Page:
A highlight of its April 3 auction was the so-called Lost Wisdom Sutra, a historical relic of the Xuande (1426-35) period.
From a Swiss private collection, it comprises ten albums of the Prajnaparamita Sutra [Perfection of Transcendent Wisdom], created by Imperial order and inscribed by the Emperor’s appointed monk Huijin. Originally recorded in a Kyoto aristocratic collection in 1917, it remained out of sight until the Ming exhibition at the British Museum in 2014.
The winning hammer price was HK$210m (£19.1m), the sum also afforded a puce-enamel falangcai bowl with yuzhi mark made for the personal use of the Kangxi emperor. The 53/4in (14.5cm) diameter enamelled bowl once belonged to the collector Henry M Knight and can be traced back to Shanghai in 1930. It came from the collection of the Idemitsu Museum of Arts, Tokyo and was last on the market in 1986. The bidding, marshalled by Sotheby's auctioneer Henry Howard-Sneyd, came from two phones manned by Nicholas Chow, deputy chairman for Sotheby's Asia and Kevin Ching, the firm’s Asia CEO. The pre-sale expectations were around HK$200m.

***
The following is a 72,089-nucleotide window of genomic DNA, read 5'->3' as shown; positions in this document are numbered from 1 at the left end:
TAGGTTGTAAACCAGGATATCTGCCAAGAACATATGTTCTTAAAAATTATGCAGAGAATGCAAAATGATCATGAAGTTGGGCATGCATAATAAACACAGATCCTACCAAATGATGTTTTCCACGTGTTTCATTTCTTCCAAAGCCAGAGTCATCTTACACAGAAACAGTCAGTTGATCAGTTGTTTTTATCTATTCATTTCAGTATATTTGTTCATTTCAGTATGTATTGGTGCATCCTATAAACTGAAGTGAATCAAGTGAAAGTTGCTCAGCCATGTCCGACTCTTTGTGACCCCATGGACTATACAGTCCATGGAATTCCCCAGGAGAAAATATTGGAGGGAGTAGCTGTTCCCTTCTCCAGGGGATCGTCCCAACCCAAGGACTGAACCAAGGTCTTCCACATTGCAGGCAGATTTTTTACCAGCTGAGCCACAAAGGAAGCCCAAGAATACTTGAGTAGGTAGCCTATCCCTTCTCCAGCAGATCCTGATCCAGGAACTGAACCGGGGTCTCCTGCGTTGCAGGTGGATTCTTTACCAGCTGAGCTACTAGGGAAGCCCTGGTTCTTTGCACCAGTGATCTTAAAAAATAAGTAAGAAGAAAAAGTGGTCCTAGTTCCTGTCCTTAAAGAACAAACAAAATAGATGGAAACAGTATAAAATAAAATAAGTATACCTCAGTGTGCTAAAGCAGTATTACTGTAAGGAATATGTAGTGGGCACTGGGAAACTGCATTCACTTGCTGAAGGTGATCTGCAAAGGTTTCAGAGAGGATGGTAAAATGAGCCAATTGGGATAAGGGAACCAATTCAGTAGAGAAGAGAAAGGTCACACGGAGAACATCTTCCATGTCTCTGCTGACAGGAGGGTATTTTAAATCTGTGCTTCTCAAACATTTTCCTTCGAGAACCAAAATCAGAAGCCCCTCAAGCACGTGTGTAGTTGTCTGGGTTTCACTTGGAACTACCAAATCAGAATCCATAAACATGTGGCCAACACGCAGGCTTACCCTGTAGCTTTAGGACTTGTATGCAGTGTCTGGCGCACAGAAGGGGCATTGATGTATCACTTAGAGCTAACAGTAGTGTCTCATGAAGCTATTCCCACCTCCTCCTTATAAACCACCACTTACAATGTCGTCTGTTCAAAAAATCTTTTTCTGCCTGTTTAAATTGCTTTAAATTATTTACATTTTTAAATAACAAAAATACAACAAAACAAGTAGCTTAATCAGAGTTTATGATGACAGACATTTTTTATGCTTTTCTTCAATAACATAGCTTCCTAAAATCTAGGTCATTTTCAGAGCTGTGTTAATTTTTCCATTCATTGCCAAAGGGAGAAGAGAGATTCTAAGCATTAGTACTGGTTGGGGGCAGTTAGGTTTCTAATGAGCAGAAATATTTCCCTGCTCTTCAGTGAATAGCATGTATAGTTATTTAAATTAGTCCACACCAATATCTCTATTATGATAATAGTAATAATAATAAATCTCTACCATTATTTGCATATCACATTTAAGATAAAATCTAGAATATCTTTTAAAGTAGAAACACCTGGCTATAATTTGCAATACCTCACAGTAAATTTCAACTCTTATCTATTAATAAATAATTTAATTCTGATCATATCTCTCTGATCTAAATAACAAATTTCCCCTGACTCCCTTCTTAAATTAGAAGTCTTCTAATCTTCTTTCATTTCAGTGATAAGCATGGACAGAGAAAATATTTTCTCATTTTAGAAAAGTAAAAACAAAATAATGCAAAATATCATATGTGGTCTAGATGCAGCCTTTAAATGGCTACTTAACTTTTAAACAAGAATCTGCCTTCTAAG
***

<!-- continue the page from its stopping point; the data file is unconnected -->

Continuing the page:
The longest bidding contest of the series was reserved for a handscroll by the Imperial court painter Qian Weicheng, which re-emerged from a private European collection after a hundred years. The artist was a favourite of the Qianlong Emperor and the Ten Auspicious Landscapes of Taishan is inscribed with ten poems written in appreciation by the Emperor. Originally kept in the Ningshou Gong of the Forbidden City, it was given by the last Emperor Puyi to his younger brother Pujie in the early 1920s. After a 40 minute battle and over 100 individual bids, it took HK$128.5m (£11.7m).